Friday, February 19, 2010

A Developer Says Why She Thinks the iPad is a Raging Content Machine

In early 2007 Marine Leroux was surfing the Internet in her Paris, France apartment when she came across Apple’s announcement of the iPhone. She heard a click and it wasn't her mouse. Later she would say in her LinkedIn profile that her goal was to “become a user experience expert in Apple’s iPhone application design, worldwide.”

Leroux was a former head of International sales development for Adobe. She understood when Steven Jobs, Apple CEO, proclaimed at the MacWorld Conference & Expo 2007 that the iPhone, was “a revolutionary product that would change everything,” with a user interface design that combined Apple’s popular iPod music device with phone and Internet browsing capability

Fast forward three years later, when Jobs in trademark jeans and black t-shirt speaking at Expo 2010, positioned Apple as the “number one mobile device company in the world,” and announced another new offering from the magic software kingdom, the iPad.

This time many technology pundits didn’t exactly get the Big Fuss. (Look! It's a laptop, it’s a mobile phone, no, it’s an iPad!”) Giving a similar demo as the one he gave three years earlier, Jobs showed photos, movies, great album cover arts, but then so what? Many walked away saying that marketplace would be the iPad's final arbiter of success.

Those whose business is to remain in operating system know, whined about the inability to use and develop interactive Flash applications on the iPad, many developers pointing figures and accusing each other of just wanting to watch Flash porn on the Internet. Apple said that Flash just hogged too much OS memory, picked up its cookies and walked away.

Some developers like Jonathan Hollin on binarybonsai said, “I am genuinely at a loss as to just what all the fuss is about… an overhyped oversized iphone.”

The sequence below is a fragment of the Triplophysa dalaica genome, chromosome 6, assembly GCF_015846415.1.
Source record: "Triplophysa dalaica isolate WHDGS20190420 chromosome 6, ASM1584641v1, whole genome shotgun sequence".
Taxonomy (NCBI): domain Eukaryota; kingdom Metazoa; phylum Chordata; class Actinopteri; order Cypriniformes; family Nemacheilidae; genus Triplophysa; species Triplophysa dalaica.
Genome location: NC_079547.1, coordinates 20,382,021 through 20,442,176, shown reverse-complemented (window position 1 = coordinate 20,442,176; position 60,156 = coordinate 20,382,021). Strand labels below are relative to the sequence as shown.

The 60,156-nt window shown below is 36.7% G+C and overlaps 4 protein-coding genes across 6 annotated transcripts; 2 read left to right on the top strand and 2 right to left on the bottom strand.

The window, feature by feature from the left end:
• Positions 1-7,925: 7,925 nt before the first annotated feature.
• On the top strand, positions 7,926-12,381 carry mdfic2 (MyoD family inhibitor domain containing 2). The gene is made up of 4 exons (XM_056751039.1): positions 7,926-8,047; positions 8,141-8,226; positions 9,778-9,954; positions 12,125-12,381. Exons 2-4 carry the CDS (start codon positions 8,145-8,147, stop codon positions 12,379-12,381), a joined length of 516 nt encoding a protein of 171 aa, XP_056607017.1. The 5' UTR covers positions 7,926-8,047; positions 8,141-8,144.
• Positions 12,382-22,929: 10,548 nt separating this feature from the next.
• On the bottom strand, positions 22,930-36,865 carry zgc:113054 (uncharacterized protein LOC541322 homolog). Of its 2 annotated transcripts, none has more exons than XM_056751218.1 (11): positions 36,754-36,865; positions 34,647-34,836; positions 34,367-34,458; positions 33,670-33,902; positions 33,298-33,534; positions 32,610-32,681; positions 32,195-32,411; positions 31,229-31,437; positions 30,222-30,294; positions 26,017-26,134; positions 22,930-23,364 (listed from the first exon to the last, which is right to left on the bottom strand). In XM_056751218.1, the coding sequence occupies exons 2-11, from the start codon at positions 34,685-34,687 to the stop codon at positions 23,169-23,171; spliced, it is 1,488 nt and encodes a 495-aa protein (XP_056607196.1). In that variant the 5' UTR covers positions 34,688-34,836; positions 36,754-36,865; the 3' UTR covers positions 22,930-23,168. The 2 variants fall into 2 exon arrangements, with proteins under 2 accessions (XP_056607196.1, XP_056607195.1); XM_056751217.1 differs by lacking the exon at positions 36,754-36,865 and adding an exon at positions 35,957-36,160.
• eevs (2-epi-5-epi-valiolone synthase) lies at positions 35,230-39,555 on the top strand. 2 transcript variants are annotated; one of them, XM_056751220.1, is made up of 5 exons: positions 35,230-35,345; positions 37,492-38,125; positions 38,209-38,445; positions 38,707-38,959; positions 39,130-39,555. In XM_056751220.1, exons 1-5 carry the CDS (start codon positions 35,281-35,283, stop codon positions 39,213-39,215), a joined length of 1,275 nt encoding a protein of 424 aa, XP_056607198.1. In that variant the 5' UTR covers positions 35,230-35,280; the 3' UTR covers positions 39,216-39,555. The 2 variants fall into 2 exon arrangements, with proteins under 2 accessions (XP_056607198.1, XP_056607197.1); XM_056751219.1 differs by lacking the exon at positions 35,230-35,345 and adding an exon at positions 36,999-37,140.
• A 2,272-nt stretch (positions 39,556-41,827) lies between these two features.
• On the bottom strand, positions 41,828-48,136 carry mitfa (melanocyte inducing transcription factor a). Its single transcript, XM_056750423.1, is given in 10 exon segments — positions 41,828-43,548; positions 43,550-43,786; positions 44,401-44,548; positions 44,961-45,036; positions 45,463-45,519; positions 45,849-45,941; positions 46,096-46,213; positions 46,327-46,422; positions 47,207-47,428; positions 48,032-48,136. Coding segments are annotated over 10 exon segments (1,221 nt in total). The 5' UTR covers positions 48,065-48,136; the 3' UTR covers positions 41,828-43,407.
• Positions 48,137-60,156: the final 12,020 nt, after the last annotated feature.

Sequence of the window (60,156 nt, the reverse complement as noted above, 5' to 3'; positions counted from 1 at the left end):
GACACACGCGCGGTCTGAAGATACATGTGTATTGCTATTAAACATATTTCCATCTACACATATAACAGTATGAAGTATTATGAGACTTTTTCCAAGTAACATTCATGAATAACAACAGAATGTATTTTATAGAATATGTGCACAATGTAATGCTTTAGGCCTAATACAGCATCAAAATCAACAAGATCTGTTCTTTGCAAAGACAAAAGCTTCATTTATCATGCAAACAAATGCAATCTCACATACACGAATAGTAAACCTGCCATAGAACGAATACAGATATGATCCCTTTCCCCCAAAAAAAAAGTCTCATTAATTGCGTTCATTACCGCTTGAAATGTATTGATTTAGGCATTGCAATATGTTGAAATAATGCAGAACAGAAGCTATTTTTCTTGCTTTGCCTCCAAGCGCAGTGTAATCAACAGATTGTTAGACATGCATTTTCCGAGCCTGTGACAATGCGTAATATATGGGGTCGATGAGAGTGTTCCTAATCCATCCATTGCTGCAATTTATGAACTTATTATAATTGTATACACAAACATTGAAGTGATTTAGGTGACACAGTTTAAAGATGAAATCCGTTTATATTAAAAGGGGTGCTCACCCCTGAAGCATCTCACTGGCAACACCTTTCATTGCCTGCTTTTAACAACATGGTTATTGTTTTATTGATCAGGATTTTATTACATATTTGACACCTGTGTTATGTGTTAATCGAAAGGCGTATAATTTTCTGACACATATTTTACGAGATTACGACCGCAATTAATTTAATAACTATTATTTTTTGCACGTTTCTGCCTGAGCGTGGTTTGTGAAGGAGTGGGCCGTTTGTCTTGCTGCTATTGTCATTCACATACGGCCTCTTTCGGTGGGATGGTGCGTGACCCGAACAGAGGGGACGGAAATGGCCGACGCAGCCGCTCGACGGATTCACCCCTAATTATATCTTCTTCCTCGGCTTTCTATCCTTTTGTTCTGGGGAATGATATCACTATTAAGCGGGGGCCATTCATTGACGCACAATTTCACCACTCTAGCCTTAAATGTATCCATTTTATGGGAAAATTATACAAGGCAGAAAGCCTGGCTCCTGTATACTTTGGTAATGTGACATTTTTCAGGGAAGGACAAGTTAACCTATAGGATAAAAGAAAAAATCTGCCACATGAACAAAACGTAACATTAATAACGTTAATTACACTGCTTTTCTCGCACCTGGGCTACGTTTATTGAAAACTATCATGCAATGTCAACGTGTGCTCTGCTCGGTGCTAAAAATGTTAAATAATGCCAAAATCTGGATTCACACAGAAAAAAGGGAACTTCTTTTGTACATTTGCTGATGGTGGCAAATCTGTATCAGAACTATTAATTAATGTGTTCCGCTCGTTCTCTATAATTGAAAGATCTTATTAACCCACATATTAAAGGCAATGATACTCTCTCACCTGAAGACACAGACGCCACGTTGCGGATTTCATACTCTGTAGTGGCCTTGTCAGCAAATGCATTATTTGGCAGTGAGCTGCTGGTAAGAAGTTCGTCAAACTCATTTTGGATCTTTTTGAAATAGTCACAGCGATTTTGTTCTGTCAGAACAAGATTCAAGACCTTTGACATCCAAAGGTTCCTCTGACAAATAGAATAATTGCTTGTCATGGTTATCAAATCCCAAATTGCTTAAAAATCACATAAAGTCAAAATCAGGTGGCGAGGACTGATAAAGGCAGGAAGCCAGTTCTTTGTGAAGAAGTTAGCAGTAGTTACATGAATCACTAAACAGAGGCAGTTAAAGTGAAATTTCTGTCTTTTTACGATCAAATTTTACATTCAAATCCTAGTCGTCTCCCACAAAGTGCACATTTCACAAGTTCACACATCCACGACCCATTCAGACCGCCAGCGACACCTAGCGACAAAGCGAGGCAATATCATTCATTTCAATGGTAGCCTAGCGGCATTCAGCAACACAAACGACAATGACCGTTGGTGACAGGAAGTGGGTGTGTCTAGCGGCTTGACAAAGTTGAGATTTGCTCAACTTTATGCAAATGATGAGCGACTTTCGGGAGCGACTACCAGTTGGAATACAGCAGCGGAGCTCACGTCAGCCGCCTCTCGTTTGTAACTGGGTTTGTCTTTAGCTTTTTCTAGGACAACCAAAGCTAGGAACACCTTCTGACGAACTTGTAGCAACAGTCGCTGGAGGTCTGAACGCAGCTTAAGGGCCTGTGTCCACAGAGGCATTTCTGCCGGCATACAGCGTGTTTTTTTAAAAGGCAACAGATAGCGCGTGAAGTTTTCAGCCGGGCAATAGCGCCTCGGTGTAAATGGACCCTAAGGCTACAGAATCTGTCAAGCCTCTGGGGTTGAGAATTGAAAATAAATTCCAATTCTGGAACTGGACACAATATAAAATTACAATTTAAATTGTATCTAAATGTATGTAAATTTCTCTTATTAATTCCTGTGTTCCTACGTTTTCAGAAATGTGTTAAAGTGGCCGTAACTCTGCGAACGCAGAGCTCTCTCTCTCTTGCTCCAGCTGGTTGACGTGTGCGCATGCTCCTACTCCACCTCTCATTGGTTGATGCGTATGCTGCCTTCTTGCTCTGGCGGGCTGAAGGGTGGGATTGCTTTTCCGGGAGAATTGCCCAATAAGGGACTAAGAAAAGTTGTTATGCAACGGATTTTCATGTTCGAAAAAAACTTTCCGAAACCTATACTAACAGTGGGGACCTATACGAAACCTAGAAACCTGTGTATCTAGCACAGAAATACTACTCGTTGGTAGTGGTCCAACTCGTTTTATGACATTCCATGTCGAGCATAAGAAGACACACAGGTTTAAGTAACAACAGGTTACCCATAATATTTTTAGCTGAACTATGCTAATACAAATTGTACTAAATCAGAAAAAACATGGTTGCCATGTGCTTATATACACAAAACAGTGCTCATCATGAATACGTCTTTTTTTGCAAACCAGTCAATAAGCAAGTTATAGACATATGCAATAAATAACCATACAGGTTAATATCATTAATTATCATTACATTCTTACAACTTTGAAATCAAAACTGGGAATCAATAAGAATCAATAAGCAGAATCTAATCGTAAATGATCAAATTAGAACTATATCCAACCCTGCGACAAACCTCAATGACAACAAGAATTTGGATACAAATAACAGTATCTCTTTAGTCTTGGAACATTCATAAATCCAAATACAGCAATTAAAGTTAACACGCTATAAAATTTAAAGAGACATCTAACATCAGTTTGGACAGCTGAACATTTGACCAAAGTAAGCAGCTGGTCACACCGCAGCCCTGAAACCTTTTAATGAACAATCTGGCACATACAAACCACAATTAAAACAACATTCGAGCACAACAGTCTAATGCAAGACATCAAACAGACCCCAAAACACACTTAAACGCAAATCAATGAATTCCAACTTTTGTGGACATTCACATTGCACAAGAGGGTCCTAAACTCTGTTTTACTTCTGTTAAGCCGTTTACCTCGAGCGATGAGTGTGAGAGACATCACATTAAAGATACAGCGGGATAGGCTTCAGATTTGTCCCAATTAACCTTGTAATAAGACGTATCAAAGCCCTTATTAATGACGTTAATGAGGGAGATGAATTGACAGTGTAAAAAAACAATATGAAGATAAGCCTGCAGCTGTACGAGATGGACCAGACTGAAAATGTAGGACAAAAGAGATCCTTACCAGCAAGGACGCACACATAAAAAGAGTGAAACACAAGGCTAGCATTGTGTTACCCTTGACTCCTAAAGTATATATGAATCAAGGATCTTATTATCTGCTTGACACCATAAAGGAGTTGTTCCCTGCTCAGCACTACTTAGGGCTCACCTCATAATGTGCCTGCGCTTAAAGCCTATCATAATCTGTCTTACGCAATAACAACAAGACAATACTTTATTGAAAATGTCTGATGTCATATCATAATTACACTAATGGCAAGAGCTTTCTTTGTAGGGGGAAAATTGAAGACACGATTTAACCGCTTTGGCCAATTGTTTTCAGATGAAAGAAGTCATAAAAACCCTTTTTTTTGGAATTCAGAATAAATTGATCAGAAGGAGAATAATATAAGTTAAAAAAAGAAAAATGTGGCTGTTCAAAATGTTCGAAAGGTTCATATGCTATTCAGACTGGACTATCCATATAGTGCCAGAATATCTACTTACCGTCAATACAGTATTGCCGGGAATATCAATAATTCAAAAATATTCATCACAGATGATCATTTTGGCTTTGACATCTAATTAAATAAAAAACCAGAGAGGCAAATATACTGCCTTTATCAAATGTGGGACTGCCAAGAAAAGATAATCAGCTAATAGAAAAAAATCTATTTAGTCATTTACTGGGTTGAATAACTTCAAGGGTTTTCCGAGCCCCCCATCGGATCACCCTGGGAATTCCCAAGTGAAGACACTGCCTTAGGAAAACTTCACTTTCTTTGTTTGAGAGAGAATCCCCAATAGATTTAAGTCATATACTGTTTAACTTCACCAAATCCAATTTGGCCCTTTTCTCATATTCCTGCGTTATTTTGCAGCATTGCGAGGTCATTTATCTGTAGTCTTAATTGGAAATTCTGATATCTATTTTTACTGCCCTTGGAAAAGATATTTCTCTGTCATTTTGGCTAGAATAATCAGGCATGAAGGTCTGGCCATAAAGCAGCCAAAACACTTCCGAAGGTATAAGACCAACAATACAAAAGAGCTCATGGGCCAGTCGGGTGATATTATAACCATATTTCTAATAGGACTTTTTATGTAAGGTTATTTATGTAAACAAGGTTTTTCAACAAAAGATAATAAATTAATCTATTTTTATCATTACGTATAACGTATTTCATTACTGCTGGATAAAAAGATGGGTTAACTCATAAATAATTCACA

Marine Leroux, the developer mentioned at the beginning of this entry, sees Apple's device as a new content delivery platform.  She has developed successful applications for the iPhone under the auspices of her company Leroux is also the founder of the iPhone Network Lounge in San Francisco, and a recent speaker at the Photoshop Developers Group talking about iPhone application development.

Carlos Icaza, co-founder and CEO of Ansca whose software, SDK Corona, allows developers to create iPhone and iPad applications more quickly rather than using the device's native language,  is on the board of directors of Bamboudesign. Backed up by compiled code, Leroux is passionate about iPad development possibilities.

“There’s an enormous opportunity here to make content a more engaging, compelling experience,” she said as we shared a cheese platter in downtown San Francisco. “This is a more powerful, portable device that includes iWork, which is Apple’s version of Microsoft Office applications Pages (Word), Numbers (Excel), and Keynote (PowerPoint).

Leroux is all for using the additional space of the iPad to create richer applications and said so in the New York Times following the iPad announcement. “When you’ve got more space, why not make the most of it?” Why simply port applications designed for the iPhone and iPod to a different device, she opined, when you can use the new platform to do something better?

 Leroux thinks that the larger iPad canvas with a great Internet browsing experience offers a chance to integrate more functionality onto fewer screens and to deepen the user experience. An example is embedding “GPS and other mobile technologies in one place.” 

She feels the real opportunity is for educational developers and publishers, particularly as the newspaper industry struggles to reinvent itself. With the iPad’s larger and superior display and 10 hours of battery life, Leroux sees the possibility of creating a “more intimate relationship between the user and an application.”

So as developers cozy up to the iPad, this new Swiss Army Knife of the mobile technology world, Leroux knows that as platforms come and go, there always will be game developers.

But she feels that the iPad will allow new content developers to reach a wider audience, including children.”This can be a Sesame Street for new learners, all learners.”

Find details of the next iPhone Network Lounge.


Lenore Weiss

Posted via email from techtabletalk's posterous

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